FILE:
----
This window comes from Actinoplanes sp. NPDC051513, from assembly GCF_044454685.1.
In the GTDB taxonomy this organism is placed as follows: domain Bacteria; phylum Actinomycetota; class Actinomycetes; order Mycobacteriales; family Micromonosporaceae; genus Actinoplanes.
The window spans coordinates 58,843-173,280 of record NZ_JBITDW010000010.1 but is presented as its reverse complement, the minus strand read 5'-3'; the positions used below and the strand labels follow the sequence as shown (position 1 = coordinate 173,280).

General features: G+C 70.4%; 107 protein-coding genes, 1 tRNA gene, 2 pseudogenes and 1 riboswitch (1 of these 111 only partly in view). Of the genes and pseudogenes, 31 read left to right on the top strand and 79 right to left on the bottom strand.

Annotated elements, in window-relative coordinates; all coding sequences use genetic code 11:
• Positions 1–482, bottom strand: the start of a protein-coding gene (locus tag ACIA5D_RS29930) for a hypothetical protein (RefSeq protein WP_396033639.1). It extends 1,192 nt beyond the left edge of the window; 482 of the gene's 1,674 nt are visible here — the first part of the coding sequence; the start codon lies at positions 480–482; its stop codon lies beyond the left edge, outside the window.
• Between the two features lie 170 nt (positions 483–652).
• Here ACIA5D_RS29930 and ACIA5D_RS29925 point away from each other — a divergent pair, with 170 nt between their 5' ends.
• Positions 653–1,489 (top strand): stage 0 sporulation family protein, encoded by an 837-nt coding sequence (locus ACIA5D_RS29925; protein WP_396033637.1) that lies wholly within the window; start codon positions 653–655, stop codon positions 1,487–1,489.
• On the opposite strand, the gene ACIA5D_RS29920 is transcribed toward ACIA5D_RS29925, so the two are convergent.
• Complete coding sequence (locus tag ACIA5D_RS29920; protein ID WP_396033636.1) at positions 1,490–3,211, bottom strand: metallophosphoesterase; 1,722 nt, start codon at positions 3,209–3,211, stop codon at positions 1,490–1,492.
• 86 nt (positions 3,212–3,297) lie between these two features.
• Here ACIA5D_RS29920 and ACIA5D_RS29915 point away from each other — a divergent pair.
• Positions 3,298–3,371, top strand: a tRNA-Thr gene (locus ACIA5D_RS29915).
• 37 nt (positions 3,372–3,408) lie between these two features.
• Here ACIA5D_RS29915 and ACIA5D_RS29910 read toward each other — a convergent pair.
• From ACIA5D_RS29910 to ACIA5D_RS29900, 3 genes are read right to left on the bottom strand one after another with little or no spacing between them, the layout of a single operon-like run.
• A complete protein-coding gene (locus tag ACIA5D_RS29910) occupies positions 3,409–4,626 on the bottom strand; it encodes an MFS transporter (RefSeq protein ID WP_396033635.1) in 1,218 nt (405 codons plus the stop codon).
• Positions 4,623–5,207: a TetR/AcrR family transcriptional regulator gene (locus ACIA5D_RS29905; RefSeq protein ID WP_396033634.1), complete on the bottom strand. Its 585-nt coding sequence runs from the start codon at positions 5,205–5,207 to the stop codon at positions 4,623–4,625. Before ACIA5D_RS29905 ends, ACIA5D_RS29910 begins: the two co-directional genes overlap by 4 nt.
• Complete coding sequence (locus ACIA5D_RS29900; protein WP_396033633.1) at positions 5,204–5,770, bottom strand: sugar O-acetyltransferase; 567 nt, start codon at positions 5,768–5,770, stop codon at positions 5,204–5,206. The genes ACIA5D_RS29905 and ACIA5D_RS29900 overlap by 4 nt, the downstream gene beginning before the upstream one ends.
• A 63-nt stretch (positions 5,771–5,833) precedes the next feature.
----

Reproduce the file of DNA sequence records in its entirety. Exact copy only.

This window comes from Actinoplanes sp. NPDC051513, from assembly GCF_044454685.1.
In the GTDB taxonomy this organism is placed as follows: domain Bacteria; phylum Actinomycetota; class Actinomycetes; order Mycobacteriales; family Micromonosporaceae; genus Actinoplanes.
The window spans coordinates 58,843-173,280 of record NZ_JBITDW010000010.1 but is presented as its reverse complement, the minus strand read 5'-3'; the positions used below and the strand labels follow the sequence as shown (position 1 = coordinate 173,280).

General features: G+C 70.4%; 107 protein-coding genes, 1 tRNA gene, 2 pseudogenes and 1 riboswitch (1 of these 111 only partly in view). Of the genes and pseudogenes, 31 read left to right on the top strand and 79 right to left on the bottom strand.

Annotated elements, in window-relative coordinates; all coding sequences use genetic code 11:
• Positions 1–482, bottom strand: the start of a protein-coding gene (locus tag ACIA5D_RS29930) for a hypothetical protein (RefSeq protein WP_396033639.1). It extends 1,192 nt beyond the left edge of the window; 482 of the gene's 1,674 nt are visible here — the first part of the coding sequence; the start codon lies at positions 480–482; its stop codon lies beyond the left edge, outside the window.
• Between the two features lie 170 nt (positions 483–652).
• Here ACIA5D_RS29930 and ACIA5D_RS29925 point away from each other — a divergent pair, with 170 nt between their 5' ends.
• Positions 653–1,489 (top strand): stage 0 sporulation family protein, encoded by an 837-nt coding sequence (locus ACIA5D_RS29925; protein WP_396033637.1) that lies wholly within the window; start codon positions 653–655, stop codon positions 1,487–1,489.
• On the opposite strand, the gene ACIA5D_RS29920 is transcribed toward ACIA5D_RS29925, so the two are convergent.
• Complete coding sequence (locus tag ACIA5D_RS29920; protein ID WP_396033636.1) at positions 1,490–3,211, bottom strand: metallophosphoesterase; 1,722 nt, start codon at positions 3,209–3,211, stop codon at positions 1,490–1,492.
• 86 nt (positions 3,212–3,297) lie between these two features.
• Here ACIA5D_RS29920 and ACIA5D_RS29915 point away from each other — a divergent pair.
• Positions 3,298–3,371, top strand: a tRNA-Thr gene (locus ACIA5D_RS29915).
• 37 nt (positions 3,372–3,408) lie between these two features.
• Here ACIA5D_RS29915 and ACIA5D_RS29910 read toward each other — a convergent pair.
• From ACIA5D_RS29910 to ACIA5D_RS29900, 3 genes are read right to left on the bottom strand one after another with little or no spacing between them, the layout of a single operon-like run.
• A complete protein-coding gene (locus tag ACIA5D_RS29910) occupies positions 3,409–4,626 on the bottom strand; it encodes an MFS transporter (RefSeq protein ID WP_396033635.1) in 1,218 nt (405 codons plus the stop codon).
• Positions 4,623–5,207: a TetR/AcrR family transcriptional regulator gene (locus ACIA5D_RS29905; RefSeq protein ID WP_396033634.1), complete on the bottom strand. Its 585-nt coding sequence runs from the start codon at positions 5,205–5,207 to the stop codon at positions 4,623–4,625. Before ACIA5D_RS29905 ends, ACIA5D_RS29910 begins: the two co-directional genes overlap by 4 nt.
• Complete coding sequence (locus ACIA5D_RS29900; protein WP_396033633.1) at positions 5,204–5,770, bottom strand: sugar O-acetyltransferase; 567 nt, start codon at positions 5,768–5,770, stop codon at positions 5,204–5,206. The genes ACIA5D_RS29905 and ACIA5D_RS29900 overlap by 4 nt, the downstream gene beginning before the upstream one ends.
• A 63-nt stretch (positions 5,771–5,833) precedes the next feature.